The thickness of the strip 110 is, for example, from 1.5 mm to 4 mm, and preferably from 1.5 mm to 3.0 mm. The width of the strip 110 may be controlled such that the coverage of the elastic layer 106 is in the above-mentioned range. The length of the strip 110 is determined by, for example, the axial length of a region to be wound around the shaft 104, the winding angle (helix angle .theta.), and the winding tension.

Next, the operation of the cleaning device 100 (cleaning roller 102) having the above-mentioned structure will be described.

Foreign materials (contaminants), such as a developer, that are not transferred to the sheet of recording paper P and remain on the photoreceptor 12 are removed from the photoreceptor 12 by the cleaning blade 80. Some of foreign materials, such as a developer, that are not removed by the cleaning blade 80 or not scraped off by the cleaning blade 80 adhere to the surface (outer circumferential surface) of the charging roller 14. Some of foreign materials, such as a developer, that float inside the apparatus body 10A of the image forming apparatus 10 adhere to the surface of the charging roller 14.

The foreign materials that adhere to the surface of the charging roller 14 are scraped off from the surface of the charging roller 14 by the protrusions 116 formed over the longitudinal full length of the elastic layer 106 and protrusions 114A formed in a certain range of the longitudinal central portion of the elastic layer 106. Furthermore, these foreign materials are removed by wiping the surface of the charging roller 14 with the outer surface of the elastic layer 106.

The foreign materials that remain on the surface of the charging roller 14 may be transferred to the axial end surface 14C (see FIG. 7) from the axial end portion of the charging roller 14, for example, by the rotation of the charging roller 14 and the driven rotation of the cleaning roller 102 and accordingly may adhere to the axial end surface 14C. Some of foreign materials, such as a developer, that float inside the apparatus body 10A of the image forming apparatus 10 may adhere to the axial end surface 14C of the charging roller 14. However, these foreign materials that adhere to the axial end surface 14C do not cause any problem because the conditions of the axial end surface 14C of the charging roller 14 do not affect image formation.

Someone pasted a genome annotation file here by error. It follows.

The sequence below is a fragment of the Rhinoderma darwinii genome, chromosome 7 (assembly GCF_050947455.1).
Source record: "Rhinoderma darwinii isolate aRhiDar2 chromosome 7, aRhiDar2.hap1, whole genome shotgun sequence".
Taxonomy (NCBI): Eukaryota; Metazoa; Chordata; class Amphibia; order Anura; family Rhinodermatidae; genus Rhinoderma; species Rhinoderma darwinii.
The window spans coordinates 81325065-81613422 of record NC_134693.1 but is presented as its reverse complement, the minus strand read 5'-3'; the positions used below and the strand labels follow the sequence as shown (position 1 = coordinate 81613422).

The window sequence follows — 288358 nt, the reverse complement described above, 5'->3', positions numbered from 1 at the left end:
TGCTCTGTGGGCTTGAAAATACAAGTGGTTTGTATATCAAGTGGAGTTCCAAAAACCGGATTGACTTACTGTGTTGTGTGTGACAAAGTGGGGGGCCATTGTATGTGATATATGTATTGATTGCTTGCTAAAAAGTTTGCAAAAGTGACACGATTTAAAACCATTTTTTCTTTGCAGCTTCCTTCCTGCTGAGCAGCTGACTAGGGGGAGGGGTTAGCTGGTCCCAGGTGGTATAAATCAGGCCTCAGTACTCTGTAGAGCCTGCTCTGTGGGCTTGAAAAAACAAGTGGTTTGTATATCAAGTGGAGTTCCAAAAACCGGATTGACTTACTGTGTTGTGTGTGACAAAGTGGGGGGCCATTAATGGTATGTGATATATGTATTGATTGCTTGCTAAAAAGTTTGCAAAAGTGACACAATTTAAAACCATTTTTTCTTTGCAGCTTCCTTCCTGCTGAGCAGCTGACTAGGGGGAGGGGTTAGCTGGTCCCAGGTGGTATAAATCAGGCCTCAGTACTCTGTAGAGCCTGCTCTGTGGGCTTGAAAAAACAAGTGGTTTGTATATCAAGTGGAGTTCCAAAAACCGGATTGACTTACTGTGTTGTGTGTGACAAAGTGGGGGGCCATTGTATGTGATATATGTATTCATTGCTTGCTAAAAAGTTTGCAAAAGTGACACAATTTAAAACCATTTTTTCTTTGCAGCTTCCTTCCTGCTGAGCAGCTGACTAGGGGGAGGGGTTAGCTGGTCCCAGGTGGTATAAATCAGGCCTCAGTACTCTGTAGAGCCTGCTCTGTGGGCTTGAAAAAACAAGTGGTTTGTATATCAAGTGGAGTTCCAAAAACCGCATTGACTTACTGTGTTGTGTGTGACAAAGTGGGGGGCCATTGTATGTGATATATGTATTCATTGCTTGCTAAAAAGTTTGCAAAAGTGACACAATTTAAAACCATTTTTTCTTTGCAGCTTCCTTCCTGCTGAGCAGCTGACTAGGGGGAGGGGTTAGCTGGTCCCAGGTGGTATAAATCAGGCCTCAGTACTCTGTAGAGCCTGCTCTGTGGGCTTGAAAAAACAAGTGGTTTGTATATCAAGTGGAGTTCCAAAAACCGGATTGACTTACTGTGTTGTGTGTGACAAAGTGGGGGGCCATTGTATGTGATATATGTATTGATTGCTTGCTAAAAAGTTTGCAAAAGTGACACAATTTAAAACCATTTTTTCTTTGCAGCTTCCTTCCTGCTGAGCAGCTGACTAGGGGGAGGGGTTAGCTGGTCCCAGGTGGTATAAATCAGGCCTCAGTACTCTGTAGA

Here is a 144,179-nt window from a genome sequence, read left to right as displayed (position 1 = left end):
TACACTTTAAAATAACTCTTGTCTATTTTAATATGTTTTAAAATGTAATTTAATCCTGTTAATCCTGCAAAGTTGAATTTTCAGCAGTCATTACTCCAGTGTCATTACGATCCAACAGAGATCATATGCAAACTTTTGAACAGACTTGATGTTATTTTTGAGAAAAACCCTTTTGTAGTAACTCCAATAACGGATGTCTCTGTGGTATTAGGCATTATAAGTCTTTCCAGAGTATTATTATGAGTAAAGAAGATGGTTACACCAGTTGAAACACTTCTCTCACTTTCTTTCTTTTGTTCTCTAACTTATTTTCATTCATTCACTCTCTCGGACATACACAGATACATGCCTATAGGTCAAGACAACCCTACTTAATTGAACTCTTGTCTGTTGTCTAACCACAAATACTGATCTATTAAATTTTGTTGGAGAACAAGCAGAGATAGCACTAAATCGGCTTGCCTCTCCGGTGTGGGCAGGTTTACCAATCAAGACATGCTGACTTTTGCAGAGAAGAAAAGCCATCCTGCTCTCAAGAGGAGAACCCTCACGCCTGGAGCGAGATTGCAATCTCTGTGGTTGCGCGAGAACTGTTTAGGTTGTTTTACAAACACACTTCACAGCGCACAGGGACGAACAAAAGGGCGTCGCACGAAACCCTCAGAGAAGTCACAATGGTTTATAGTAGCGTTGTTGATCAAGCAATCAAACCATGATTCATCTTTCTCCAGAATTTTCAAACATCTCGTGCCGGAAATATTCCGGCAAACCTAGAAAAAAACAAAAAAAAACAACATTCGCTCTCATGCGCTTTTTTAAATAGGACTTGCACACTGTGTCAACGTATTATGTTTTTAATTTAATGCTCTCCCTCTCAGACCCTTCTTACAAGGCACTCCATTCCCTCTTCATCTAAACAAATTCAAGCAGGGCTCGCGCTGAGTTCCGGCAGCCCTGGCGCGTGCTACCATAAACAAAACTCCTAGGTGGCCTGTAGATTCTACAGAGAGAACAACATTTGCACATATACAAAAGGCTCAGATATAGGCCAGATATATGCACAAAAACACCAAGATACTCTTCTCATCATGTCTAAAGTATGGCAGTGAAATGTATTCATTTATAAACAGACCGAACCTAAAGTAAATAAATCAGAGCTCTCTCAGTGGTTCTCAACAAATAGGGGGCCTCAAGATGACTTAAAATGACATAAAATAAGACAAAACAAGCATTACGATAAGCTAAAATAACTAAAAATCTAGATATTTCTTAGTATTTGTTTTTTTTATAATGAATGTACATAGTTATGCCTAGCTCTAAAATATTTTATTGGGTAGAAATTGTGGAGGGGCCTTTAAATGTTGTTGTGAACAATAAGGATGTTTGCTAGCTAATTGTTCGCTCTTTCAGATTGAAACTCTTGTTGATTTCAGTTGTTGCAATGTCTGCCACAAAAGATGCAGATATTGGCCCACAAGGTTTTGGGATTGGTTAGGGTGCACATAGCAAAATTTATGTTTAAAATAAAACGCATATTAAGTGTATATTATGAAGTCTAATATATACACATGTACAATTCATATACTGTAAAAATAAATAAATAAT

The elastic layer 106 is not necessarily composed of one strip 110 and may be composed of two or more strips 110. That is, for example, as illustrated in FIG. 10, two strips 110 may be helically wound around the outer circumferential surface of the shaft 104 such that the lateral end surfaces 108A of adjacent adhesive layers 108 are in contact with each other.

That is, two strips 110 may be wound around the shaft 104 next to each other without any space, so that the division portion 120 having plural divided segments may be formed in the longitudinal (the axial direction of the shaft 104) central portion of the cleaning roller 102. As a result, the protrusions 114A may be formed in the lateral central portion 114 of the elastic layer 106 composed of these two strips 110.

For example, as illustrated in FIG. 11, two strips 110 may be helically wound around the outer circumferential surface of the shaft 104 such that the lateral end surfaces 108A of adjacent adhesive layers 108 are not in contact with each other (a space S is formed between the end surfaces 108A).

That is, two strips 110 may be wound around the shaft 104 next to each other with the space S, so that the division portion 120 having plural divided segments may be formed in the longitudinal (the axial direction of the shaft 104) central portion of the cleaning roller 102. As a result, the protrusions 114A may be formed in the lateral central portion 114 of the elastic layer 106 composed of these two strips 110.

EXAMPLES

Although exemplary embodiments will be described below in detail by way of Examples 1 to 7 and Comparative Examples 1 to 5, the exemplary embodiments are not limited to the following Examples. The charging roller 14 is the same in Examples 1 to 7 and Comparative Examples 1 to 5. Thus, a specific example of the charging roller 14 is described only in Example 1.

Example 1

Charging Roller

Formation of Elastic Layer